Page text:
On May 8, cryptocurrency platform Bittrex filed for chapter 11 in Delaware. Bittrex’s first day filings emphasize that, unlike many other crypto filings over the past year, this case is not a “free fall” bankruptcy. In fact, a plan has already been filed, and the first day declaration said the debtors “took extensive action pre-petition to ensure full customer recovery, and plan to swiftly bring these chapter 11 cases to a responsible conclusion.”
These pre-petition actions include the company’s March 31 announcement that it would be ceasing all U.S. operations effective April 30. The announcement explained that trading would be permitted until April 14, and all customer funds should be withdrawn by April 30. Because Bittrex did not use customer assets as security or otherwise risk customer deposits, the company was able to satisfy all customer withdrawals. However, as of the petition date, Bittrex was still holding certain customer assets, including $14.6 million in assets belonging to its largest remaining customer. The debtors’ first day filings stated that those customer assets are safe and will be returned in due course.
Bittrex’s filings explain that the chapter 11 was a result of macroeconomic trends as well as regulatory tightening. Regarding the regulatory element, in October 2022, Bittrex agreed to pay more than $29 million in fines after years of investigations by the U.S. Department of Treasury’s Financial Crimes Enforcement Network and Office of Foreign Asset Control. In its petition, Bittrex lists the Office of Foreign Asset Control as its largest unsecured creditor.
Notwithstanding this large liability, the company’s first day filings focus more on the “insufficiently defined standards and regulations” that allegedly create a “constant threat of fines and enforcement actions.” Over the past year, as the so-called crypto-winter has financially devastated some investors, the chorus of voices demanding greater regulatory oversight of the crypto industry has grown stronger. Bittrex’s first day filings turn this criticism on its head by suggesting that the issue is not a lack of oversight, but a lack of guidance on how to properly operate a crypto business in the U.S. Notably, only Bittrex’s U.S. operations are winding down, and its active foreign affiliates are not debtors in the bankruptcy.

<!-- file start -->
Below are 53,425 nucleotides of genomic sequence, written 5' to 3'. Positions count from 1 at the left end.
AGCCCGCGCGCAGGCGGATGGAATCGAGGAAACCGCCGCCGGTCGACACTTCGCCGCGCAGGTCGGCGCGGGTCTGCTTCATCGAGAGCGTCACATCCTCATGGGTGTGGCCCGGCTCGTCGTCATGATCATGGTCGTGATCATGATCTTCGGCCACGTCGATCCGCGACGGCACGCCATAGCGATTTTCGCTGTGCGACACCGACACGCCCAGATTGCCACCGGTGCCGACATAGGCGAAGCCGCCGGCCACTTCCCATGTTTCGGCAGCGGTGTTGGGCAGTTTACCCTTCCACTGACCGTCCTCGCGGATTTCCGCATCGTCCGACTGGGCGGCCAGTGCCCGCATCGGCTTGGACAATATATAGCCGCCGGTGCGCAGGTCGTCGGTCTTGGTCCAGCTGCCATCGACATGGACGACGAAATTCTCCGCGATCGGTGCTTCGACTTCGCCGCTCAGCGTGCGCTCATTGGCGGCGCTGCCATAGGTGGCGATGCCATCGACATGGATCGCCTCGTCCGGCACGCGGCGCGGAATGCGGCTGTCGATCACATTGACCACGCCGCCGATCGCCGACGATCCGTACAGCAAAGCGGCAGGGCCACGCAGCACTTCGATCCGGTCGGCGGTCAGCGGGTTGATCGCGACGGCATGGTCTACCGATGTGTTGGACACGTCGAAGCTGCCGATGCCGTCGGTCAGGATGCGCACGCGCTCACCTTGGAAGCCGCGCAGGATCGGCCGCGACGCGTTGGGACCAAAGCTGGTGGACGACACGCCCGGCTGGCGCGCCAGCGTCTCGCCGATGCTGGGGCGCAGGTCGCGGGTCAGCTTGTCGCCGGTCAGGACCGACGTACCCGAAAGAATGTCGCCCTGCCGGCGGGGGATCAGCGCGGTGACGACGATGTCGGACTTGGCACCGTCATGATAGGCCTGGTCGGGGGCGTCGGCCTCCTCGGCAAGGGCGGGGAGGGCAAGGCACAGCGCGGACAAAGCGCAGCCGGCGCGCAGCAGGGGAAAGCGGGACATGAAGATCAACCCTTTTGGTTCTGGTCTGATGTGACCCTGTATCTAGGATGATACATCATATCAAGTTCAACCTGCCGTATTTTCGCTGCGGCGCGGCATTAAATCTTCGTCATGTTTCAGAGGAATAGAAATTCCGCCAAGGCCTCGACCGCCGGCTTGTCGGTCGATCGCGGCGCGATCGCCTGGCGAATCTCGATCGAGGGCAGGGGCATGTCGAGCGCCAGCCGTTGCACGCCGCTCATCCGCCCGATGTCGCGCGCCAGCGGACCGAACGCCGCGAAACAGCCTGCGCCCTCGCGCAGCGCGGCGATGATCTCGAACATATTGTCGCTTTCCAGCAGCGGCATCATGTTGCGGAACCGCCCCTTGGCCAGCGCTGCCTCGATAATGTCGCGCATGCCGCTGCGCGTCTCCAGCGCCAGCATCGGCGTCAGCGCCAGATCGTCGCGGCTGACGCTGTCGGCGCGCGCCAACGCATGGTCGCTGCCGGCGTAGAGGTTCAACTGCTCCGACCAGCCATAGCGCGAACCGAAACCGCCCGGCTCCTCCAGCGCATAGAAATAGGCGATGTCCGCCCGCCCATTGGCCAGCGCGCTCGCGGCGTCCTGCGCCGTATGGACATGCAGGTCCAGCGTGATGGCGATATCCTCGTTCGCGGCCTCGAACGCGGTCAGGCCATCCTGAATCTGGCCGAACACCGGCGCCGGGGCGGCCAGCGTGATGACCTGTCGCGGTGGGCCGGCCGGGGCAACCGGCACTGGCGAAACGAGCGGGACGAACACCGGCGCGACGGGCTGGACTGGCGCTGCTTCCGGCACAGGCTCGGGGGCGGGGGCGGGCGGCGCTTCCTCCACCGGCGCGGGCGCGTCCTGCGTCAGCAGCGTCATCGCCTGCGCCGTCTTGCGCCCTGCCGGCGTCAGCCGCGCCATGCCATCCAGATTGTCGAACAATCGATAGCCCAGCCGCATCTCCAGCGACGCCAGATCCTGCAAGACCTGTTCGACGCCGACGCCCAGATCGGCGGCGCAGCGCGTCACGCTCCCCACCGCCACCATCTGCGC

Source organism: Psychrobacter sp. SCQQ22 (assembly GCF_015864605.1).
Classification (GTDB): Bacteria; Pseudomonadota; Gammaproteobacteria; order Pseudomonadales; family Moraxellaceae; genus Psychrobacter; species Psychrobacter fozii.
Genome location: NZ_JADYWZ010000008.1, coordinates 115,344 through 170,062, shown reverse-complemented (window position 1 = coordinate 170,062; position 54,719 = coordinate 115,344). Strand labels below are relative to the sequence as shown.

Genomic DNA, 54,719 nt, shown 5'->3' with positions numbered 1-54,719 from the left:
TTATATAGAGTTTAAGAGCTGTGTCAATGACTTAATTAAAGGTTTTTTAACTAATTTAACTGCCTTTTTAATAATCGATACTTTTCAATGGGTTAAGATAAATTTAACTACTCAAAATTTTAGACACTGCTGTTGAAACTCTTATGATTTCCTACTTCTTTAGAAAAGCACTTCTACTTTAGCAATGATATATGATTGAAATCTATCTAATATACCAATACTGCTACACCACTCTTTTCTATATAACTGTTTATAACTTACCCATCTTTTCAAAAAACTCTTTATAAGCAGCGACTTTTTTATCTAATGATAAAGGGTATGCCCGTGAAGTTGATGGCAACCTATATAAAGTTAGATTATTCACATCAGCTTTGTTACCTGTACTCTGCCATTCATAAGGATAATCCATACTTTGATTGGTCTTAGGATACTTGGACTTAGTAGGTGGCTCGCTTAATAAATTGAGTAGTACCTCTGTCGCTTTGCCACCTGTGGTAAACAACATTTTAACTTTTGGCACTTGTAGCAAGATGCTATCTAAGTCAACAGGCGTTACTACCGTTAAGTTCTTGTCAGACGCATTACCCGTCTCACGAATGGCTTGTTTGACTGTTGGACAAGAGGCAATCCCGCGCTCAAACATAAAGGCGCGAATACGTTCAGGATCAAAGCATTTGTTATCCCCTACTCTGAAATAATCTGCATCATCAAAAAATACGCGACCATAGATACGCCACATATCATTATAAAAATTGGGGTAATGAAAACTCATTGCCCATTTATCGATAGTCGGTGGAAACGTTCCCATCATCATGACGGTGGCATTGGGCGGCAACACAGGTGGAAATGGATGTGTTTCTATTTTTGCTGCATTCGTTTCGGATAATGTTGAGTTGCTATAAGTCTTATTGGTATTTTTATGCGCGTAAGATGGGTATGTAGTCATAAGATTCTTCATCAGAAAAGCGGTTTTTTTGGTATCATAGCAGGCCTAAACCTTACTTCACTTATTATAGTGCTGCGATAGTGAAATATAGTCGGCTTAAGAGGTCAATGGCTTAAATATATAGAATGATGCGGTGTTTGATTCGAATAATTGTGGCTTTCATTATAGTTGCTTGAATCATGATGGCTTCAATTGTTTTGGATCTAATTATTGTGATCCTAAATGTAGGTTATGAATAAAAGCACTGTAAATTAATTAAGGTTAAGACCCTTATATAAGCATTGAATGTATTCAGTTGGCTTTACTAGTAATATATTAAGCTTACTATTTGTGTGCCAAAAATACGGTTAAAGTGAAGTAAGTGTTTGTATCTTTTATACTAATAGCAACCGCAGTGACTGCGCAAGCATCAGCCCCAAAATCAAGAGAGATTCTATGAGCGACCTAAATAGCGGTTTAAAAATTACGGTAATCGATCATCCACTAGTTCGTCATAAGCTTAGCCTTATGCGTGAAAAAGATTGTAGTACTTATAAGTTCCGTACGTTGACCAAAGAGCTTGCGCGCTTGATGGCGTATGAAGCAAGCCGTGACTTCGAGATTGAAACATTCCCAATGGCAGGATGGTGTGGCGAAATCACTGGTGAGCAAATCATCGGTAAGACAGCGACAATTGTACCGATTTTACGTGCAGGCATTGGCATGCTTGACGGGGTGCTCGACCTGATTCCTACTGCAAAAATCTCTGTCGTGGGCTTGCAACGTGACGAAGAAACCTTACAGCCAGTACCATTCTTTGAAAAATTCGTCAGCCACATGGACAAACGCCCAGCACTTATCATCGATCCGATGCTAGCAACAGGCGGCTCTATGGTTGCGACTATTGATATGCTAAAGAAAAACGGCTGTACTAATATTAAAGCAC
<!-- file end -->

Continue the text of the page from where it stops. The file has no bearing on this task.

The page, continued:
Compared to the colossal collapses of FTX and Celsius (among others), Bittrex’s controlled wind-down may seem mundane. Bittrex had no secured debt and was only a borrower on unsecured intercompany loans. In addition, as noted above, Bittrex’s business model did not involve putting customer assets as risk. These unique factors allowed Bittrex to pursue a more orderly wind-down, but these factors are not easily replicable. As such, the case does not provide a helpful roadmap for how other crypto companies may avoid messy bankruptcy filings.
What Bittrex’s filing may do, however, is pave the way for more flexible post-petition lending facilities (or “DIP” loans). As with most debtors, Bittrex requires financing to fund the costs of its bankruptcy proceeding. Here, the DIP lender is the debtors’ ultimate parent company, Aquila Holdings. The interesting part of Bittrex’s proposed DIP loan is that it will be provided in bitcoin and repaid in bitcoin.
Bittrex’ filings acknowledge that this kind of loan is “novel” outside of the cryptocurrency industry, but providing and receiving payment under the loan in bitcoin allows Aquila to avoid certain negative tax consequences, which makes the lending cheaper. The debtors also have limited access to fiat currency because their usual banking partner is one of the U.S. banks that recently shut its doors. These two facts have made the proposed DIP loan the most appealing option.
Given the notorious volatility of cryptocurrencies, the debtors had to negotiate protection against conversion rate fluctuations. First, the debtors will convert the bitcoin to U.S. dollars promptly upon each drawdown, which will minimize the impact of any fluctuations on the front end of the loan. Second, if the debtors do not have enough bitcoin on hand to repay the loan, then the debtors’ repayment obligation is also capped to protect against any rate fluctuations between the borrowing and repayment date. The capped amount is tied to the bitcoin to U.S. dollar conversion rate as of the petition date, and, therefore, provides more certainty to the debtors on their repayment obligations.
On May 10, the court approved Bittrex’s proposed DIP loan on an interim basis. The court noted that the proposal was unusual but that the terms were “very favorable” to the debtor. These favorable terms include the fact that the loan is unsecured and carries only a 4% interest rate. If this loan facility is a success, it could open up the possibility for other debtors to seek post-petition financing in the form of alternative assets such as cryptocurrency.